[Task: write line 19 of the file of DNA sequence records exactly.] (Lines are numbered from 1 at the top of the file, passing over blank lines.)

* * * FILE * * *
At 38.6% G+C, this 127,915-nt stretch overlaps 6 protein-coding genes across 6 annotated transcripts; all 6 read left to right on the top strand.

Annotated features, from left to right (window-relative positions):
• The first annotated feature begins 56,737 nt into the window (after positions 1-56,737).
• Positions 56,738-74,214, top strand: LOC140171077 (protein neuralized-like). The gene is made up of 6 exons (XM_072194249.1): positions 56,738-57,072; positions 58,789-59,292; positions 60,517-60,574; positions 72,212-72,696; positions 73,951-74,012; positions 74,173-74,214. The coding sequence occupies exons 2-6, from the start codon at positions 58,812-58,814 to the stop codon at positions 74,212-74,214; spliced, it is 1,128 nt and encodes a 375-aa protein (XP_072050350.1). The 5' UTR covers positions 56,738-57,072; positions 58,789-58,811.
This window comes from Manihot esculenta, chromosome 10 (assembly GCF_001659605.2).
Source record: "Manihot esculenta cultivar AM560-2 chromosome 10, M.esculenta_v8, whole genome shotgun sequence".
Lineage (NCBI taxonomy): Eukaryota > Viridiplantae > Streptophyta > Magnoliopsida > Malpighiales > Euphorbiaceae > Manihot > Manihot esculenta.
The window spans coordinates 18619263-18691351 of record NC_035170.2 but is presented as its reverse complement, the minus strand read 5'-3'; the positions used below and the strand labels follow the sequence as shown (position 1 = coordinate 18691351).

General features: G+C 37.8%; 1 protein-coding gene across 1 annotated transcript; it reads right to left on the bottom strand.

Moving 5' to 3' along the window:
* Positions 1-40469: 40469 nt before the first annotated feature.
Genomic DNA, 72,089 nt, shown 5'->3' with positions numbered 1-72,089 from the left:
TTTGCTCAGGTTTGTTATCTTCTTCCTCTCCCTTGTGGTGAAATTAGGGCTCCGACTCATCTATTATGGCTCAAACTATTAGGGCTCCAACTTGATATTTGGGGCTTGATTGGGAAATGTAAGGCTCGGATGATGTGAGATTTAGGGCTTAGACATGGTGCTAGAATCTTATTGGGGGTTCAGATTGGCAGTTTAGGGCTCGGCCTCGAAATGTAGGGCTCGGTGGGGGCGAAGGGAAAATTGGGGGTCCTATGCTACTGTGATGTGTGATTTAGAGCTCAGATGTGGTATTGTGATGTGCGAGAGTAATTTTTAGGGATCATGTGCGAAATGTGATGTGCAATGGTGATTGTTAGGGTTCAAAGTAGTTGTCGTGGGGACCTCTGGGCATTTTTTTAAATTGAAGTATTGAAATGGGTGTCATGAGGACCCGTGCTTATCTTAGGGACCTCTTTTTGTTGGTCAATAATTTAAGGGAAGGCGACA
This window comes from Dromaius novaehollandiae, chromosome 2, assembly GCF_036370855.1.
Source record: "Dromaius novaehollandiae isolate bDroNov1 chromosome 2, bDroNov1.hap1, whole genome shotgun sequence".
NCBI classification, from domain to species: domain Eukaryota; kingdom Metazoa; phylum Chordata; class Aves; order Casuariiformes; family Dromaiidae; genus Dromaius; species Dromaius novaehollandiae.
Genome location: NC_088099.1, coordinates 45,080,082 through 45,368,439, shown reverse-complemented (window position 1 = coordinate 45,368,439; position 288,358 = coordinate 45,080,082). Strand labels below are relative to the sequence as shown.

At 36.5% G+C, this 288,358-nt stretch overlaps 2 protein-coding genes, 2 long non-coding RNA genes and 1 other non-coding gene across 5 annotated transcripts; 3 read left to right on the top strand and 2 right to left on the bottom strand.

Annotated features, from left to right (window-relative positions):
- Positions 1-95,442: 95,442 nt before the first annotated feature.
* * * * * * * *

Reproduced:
Annotated features, from left to right (window-relative positions):